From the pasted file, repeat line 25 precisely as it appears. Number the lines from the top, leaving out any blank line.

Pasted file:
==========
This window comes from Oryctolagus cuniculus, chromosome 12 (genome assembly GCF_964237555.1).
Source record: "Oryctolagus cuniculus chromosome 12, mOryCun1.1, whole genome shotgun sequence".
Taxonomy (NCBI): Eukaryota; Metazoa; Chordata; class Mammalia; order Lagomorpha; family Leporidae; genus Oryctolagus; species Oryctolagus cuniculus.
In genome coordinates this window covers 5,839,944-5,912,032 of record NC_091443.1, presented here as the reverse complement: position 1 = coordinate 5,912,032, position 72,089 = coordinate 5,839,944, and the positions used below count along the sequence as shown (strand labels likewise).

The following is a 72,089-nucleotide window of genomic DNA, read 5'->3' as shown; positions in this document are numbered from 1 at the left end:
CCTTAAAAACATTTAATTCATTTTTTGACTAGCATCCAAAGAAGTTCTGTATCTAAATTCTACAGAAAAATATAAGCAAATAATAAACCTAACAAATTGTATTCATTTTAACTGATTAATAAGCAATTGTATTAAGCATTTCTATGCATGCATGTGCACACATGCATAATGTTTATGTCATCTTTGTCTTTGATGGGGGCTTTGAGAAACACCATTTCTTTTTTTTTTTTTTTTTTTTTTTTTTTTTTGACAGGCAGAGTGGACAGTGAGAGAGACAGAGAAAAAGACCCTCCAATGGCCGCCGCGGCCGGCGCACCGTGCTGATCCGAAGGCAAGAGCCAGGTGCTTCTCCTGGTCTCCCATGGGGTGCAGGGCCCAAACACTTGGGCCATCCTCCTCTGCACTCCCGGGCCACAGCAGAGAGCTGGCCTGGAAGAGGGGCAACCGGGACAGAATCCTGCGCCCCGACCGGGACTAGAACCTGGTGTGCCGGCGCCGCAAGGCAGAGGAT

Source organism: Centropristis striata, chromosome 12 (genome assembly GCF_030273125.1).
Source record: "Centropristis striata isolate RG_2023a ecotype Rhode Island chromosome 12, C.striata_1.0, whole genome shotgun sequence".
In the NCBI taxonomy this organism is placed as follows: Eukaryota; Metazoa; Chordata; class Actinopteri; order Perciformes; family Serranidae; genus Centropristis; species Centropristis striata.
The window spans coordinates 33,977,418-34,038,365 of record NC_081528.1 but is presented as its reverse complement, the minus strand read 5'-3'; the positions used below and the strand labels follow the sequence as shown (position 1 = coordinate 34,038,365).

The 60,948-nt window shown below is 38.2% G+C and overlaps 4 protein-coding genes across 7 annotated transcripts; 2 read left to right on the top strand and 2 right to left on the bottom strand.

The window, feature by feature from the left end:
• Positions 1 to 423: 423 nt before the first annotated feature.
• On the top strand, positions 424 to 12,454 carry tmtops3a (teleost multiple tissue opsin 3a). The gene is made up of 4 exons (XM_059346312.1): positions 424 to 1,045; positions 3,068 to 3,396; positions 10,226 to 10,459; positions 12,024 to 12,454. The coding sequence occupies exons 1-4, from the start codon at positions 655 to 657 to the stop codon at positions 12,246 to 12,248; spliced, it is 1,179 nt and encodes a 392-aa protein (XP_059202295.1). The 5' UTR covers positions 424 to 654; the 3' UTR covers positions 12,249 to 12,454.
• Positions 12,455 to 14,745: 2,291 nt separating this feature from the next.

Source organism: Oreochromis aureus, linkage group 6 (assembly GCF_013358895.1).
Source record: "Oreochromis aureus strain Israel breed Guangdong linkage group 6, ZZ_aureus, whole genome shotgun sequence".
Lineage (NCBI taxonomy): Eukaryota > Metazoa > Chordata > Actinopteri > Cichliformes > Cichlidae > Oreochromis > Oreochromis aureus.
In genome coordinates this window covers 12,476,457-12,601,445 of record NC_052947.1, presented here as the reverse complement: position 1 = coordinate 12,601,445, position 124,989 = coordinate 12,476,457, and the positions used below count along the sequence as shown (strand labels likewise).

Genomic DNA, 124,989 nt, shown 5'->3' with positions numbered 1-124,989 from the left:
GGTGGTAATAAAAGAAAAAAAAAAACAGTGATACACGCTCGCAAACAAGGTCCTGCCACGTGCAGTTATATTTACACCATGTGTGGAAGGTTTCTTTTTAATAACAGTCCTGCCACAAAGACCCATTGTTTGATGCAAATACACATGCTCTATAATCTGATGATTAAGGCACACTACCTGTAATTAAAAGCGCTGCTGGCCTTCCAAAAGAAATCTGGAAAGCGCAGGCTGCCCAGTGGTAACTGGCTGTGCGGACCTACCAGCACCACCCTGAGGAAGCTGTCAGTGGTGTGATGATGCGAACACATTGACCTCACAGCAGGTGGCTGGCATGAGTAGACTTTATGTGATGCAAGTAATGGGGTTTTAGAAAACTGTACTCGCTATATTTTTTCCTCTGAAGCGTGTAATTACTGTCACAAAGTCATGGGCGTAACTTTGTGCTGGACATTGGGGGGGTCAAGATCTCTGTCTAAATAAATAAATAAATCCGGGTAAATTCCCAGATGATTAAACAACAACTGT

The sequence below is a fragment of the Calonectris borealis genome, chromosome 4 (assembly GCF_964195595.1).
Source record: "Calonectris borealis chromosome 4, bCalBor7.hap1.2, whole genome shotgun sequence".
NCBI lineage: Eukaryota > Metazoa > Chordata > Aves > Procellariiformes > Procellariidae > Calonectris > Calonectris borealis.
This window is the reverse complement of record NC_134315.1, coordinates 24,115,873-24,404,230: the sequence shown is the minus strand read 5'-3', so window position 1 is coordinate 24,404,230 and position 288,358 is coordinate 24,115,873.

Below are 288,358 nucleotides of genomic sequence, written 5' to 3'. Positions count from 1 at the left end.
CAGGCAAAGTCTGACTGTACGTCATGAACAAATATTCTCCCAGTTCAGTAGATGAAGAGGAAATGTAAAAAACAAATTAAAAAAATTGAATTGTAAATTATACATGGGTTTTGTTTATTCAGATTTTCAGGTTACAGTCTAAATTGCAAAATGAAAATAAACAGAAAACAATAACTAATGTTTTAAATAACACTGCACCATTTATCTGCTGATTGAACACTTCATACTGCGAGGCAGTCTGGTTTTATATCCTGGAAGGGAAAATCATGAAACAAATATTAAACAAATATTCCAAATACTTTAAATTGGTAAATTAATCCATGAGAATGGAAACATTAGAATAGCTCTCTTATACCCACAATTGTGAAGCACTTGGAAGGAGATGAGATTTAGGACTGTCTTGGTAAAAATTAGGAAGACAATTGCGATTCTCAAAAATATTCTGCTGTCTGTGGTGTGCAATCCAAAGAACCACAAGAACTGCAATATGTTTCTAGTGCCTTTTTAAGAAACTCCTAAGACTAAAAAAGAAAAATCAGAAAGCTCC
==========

This window is the reverse complement of record NC_134315.1, coordinates 24,115,873-24,404,230: the sequence shown is the minus strand read 5'-3', so window position 1 is coordinate 24,404,230 and position 288,358 is coordinate 24,115,873.